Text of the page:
Document Sample
LCC-ELCIC Powered By Docstoc
					                      Where Canada’s
                      Lutherans stand
This information
has been pro-                                                                           Evangelical Lutheran
vided for persons                                                                       Church in Canada
inquiring about
the organization,
theology, prac-                                       ORGANIZATION OF THE CHURCHES
tices and joint         LUTHERAN CHURCH–CANADA (LCC)                          The EVANGELICAL LUTHERAN CHURCH
activities of the     was constituted in May 1988 by the congrega-          IN CANADA (ELCIC) came into being on Janu-
Evangelical Lu-       tions, pastors and teachers of the three Cana-        ary 1, 1986 through the consolidation of two
theran Church in      dian Districts of the Lutheran Church–Missouri        churches: The Evangelical Lutheran Church of
Canada and            Synod (LCMS). Since the formation of LCC was          Canada and the Lutheran Church in America –
                      not brought about by any confessional differ-         Canada Section. Previously, these churches
Lutheran Church–
                      ences with its parent body, the doctrine and prac-    came into being through the consolidation of
Canada. It was        tice of the LCMS continue to prevail in Lutheran      eight churches.
prepared in 1994      Church–Canada.                                          The ELCIC has about 206,000 baptized mem-
by a special            Lutheran Church–Canada (LCMS) activity in           bers in 664 congregations, and some 860 pas-
committee             Canada began in the 1830s in Ontario, and the         tors. (The oldest congregation is Zion Lutheran,
made up of            1890s in the western provinces. The East Dis-         organized in 1761 in Lunenburg, Nova Scotia.)
                      trict was created in 1879, the Alberta-British        The church is organized into five synods--Brit-
representatives of
                      Columbia District in 1921 and the Central Dis-        ish Columbia Synod, Synod of Alberta and the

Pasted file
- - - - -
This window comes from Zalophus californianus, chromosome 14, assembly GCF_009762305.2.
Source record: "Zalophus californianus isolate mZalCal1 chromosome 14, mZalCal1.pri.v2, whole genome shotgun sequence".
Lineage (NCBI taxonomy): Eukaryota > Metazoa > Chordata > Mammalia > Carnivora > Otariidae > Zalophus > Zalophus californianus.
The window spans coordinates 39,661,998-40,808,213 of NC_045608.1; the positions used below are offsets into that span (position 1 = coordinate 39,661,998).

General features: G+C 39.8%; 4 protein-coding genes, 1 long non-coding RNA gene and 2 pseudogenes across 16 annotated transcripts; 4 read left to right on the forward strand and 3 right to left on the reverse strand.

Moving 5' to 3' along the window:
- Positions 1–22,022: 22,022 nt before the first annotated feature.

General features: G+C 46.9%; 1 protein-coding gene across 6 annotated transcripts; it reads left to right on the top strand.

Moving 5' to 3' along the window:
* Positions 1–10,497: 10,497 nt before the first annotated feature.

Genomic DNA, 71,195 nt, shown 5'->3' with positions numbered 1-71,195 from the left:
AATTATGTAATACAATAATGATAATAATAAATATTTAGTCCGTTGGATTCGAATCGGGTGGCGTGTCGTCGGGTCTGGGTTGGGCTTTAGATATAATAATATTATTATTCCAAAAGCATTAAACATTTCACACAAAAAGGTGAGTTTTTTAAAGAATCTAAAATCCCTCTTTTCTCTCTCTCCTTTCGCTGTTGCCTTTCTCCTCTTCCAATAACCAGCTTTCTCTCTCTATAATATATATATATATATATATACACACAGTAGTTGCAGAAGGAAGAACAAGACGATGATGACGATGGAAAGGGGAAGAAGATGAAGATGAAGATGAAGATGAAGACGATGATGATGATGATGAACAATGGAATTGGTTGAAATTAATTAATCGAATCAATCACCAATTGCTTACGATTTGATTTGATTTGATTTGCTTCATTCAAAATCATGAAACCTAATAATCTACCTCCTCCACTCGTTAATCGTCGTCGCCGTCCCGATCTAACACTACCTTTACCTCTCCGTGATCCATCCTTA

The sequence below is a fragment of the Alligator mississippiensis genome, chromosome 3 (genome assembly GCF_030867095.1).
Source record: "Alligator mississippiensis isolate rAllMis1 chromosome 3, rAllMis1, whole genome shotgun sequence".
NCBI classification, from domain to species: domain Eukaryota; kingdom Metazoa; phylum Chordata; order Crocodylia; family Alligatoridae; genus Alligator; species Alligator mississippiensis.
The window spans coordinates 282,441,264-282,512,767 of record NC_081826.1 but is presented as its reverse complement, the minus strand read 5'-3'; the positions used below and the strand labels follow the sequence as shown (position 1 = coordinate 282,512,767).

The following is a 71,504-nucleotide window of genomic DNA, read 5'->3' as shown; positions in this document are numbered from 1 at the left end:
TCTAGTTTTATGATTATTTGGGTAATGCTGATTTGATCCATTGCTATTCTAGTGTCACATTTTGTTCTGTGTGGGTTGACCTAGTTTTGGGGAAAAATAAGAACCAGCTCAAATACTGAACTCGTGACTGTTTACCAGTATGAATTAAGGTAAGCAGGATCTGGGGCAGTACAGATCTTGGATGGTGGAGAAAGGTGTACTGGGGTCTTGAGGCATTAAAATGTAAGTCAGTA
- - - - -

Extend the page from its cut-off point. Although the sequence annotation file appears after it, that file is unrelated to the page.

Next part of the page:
each of the           trict in 1922.                                        Territories, Saskatchewan Synod, Manitoba and
churches. Further       Lutheran Church–Canada has about 80,000             Northwestern Ontario Synod, Eastern Synod.
elaboration can       baptized members in 326 congregations. Its              The ownership of Lutheran Theological Semi-
be provided by        clergy roster numbers 352, with an additional         nary in Saskatoon is vested in the four western
pastors or the        49 on the official roster of certified teachers and   synods, and ownership of Waterloo Lutheran
                      other professionals.                                  Seminary is vested in the Eastern Synod. Three
church offices.
                        The church owns and operates two seminar-           academic institutions, ranging from high school
                      ies at St. Catharines and Edmonton, and Con-          to university – Augustana University College,
                      cordia University College at Edmonton.                Luther College, Lutheran Collegiate Bible In-
                        The national office is located at 3074 Portage      stitute – are vested in corporations whose mem-
                      Ave, Winnipeg, MB R3K 0Y2. The official pe-           berships are the same as that of the conven-
                      riodical of the church is The Canadian Lutheran.      tions of the church.
                      The Lutheran Women’s Missionary League–                 The officers and national staff members are
                      Canada, and the Lutheran Laymen’s League are          located in the Church Office at 302-393 Por-